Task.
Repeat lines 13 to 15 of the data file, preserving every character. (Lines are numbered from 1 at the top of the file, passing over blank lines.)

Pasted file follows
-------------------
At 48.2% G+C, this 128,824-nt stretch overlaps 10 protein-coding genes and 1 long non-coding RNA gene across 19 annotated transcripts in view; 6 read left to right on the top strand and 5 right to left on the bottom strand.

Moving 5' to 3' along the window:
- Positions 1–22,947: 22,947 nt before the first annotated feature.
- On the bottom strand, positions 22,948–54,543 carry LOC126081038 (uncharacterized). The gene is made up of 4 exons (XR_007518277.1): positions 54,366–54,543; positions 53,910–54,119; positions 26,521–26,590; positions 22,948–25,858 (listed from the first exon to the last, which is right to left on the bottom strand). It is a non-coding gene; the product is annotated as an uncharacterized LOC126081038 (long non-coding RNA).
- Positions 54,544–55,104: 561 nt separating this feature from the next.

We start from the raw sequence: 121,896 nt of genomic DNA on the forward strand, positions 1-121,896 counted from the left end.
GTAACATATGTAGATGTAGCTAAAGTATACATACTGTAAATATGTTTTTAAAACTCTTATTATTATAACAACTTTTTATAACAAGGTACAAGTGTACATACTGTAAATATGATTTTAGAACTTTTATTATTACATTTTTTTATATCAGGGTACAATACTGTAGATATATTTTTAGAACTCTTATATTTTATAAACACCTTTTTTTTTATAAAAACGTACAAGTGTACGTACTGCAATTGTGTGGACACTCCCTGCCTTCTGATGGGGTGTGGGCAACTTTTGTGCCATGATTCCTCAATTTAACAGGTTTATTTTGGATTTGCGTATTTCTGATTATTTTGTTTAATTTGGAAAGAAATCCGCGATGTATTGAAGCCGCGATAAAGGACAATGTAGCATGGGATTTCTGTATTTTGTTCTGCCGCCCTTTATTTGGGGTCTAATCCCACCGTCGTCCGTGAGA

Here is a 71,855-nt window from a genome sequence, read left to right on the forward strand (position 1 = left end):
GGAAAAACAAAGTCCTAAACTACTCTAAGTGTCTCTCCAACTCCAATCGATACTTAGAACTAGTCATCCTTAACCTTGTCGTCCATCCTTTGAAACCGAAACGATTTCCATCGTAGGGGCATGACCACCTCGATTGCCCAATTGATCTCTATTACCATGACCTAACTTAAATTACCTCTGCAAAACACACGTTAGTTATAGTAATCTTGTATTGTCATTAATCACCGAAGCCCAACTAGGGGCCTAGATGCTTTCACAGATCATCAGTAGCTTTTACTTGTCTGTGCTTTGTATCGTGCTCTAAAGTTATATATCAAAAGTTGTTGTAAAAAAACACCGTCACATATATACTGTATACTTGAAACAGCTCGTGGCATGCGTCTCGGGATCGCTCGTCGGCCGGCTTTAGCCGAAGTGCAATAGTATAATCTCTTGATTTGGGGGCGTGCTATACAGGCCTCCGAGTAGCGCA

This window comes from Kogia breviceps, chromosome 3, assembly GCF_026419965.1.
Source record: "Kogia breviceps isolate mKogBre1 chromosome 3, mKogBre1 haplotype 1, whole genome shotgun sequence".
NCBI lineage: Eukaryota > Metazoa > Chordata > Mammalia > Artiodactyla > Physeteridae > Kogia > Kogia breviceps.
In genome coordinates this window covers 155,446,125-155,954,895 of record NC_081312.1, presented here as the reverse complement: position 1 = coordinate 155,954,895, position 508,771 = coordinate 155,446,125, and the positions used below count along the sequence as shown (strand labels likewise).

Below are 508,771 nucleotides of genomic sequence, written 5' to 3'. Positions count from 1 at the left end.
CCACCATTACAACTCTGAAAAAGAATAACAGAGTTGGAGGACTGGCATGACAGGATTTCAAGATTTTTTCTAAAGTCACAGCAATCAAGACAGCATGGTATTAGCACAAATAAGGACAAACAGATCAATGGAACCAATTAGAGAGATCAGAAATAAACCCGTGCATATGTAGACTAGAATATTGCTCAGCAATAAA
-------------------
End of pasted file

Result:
In genome coordinates this window covers 155,446,125-155,954,895 of record NC_081312.1, presented here as the reverse complement: position 1 = coordinate 155,954,895, position 508,771 = coordinate 155,446,125, and the positions used below count along the sequence as shown (strand labels likewise).

Below are 508,771 nucleotides of genomic sequence, written 5' to 3'. Positions count from 1 at the left end.
CCACCATTACAACTCTGAAAAAGAATAACAGAGTTGGAGGACTGGCATGACAGGATTTCAAGATTTTTTCTAAAGTCACAGCAATCAAGACAGCATGGTATTAGCACAAATAAGGACAAACAGATCAATGGAACCAATTAGAGAGATCAGAAATAAACCCGTGCATATGTAGACTAGAATATTGCTCAGCAATAAA